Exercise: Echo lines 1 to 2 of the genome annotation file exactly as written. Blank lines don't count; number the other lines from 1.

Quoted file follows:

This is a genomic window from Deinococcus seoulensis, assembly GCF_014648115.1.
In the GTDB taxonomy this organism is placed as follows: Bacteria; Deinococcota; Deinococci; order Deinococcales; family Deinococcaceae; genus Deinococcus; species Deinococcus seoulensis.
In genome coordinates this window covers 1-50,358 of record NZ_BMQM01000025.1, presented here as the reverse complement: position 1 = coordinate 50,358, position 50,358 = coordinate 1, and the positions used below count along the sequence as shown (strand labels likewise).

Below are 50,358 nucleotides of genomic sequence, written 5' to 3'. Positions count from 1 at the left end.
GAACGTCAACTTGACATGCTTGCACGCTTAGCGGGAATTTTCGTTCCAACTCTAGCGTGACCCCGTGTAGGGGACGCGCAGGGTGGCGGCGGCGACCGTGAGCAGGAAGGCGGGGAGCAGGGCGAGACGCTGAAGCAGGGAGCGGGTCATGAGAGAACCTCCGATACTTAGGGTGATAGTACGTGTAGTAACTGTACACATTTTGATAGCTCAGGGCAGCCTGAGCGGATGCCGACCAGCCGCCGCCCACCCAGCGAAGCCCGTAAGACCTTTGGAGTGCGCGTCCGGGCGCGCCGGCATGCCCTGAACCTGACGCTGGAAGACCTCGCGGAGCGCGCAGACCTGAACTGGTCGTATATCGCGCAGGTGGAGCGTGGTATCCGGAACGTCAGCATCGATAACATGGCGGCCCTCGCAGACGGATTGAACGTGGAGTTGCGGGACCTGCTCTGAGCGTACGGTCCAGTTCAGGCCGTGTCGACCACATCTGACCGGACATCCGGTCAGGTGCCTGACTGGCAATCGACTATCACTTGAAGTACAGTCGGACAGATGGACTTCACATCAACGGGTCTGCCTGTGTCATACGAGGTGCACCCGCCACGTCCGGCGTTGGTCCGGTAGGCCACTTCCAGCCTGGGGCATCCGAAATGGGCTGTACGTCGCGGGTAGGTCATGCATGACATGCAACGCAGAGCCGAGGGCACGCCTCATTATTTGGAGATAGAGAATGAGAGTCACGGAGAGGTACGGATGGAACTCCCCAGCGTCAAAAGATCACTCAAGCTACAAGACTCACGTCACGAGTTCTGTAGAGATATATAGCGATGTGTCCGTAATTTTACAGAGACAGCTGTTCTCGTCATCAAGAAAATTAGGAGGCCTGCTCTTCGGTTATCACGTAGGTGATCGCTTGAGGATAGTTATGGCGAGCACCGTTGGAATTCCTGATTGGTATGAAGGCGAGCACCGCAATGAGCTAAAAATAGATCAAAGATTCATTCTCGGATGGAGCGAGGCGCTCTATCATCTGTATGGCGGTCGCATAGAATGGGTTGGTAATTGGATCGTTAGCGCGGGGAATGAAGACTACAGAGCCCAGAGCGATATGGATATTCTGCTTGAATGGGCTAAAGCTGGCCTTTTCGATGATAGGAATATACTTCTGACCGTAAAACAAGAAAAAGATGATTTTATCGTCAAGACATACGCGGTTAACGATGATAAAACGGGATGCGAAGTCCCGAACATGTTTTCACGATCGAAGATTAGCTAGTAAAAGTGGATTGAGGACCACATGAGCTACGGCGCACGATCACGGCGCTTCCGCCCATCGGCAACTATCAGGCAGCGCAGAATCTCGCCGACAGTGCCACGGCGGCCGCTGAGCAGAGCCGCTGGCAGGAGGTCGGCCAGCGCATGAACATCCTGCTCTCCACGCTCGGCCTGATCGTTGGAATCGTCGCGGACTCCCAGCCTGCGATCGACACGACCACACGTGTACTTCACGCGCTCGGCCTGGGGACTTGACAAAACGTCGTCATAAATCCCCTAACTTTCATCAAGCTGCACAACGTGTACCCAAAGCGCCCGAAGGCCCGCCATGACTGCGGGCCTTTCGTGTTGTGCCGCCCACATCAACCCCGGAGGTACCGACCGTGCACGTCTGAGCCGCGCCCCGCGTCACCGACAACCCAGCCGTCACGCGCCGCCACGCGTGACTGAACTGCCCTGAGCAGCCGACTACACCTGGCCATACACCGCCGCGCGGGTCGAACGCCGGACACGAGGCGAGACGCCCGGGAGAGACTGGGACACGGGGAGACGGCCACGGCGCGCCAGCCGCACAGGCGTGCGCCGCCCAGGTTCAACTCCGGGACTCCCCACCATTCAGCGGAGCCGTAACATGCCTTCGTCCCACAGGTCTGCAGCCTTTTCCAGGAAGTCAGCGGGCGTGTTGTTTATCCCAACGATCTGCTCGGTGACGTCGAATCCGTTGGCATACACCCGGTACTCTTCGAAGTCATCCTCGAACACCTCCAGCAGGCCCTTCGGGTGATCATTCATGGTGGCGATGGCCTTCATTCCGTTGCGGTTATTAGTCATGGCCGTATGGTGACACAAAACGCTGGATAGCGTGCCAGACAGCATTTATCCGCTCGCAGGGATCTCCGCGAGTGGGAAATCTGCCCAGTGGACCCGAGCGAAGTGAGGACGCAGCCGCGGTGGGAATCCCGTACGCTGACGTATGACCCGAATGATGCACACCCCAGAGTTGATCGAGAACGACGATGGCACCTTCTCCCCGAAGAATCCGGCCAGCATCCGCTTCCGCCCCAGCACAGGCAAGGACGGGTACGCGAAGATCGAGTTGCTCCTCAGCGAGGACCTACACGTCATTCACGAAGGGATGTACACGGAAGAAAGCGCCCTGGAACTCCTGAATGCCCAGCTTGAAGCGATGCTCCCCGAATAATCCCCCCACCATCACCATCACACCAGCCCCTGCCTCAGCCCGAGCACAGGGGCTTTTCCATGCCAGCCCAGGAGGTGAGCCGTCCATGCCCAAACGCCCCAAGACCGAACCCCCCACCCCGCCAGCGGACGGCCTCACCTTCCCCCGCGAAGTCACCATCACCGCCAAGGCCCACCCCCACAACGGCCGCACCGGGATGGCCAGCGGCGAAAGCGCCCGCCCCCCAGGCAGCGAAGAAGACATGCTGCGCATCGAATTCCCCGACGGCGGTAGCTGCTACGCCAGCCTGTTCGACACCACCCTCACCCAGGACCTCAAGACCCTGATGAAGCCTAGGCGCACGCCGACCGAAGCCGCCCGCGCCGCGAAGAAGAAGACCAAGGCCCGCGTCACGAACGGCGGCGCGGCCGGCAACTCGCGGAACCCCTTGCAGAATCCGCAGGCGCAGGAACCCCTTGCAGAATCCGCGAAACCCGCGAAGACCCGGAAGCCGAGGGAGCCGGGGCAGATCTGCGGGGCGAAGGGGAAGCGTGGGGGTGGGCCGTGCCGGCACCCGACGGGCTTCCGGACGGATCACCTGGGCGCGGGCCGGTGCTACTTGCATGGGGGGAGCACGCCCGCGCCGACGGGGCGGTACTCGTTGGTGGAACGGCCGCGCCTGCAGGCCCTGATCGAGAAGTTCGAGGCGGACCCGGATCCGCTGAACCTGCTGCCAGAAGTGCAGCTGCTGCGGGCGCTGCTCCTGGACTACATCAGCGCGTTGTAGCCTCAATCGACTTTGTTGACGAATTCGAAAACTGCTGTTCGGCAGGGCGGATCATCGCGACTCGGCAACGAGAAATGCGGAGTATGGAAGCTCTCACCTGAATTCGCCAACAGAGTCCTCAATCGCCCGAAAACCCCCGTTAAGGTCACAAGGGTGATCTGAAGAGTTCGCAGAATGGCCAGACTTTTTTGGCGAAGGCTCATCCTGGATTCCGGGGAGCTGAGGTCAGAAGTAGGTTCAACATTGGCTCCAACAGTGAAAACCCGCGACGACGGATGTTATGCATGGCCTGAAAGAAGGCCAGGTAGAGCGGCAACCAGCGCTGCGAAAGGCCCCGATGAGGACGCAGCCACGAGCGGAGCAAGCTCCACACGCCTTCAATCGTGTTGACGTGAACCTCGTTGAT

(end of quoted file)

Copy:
This is a genomic window from Deinococcus seoulensis, assembly GCF_014648115.1.
In the GTDB taxonomy this organism is placed as follows: Bacteria; Deinococcota; Deinococci; order Deinococcales; family Deinococcaceae; genus Deinococcus; species Deinococcus seoulensis.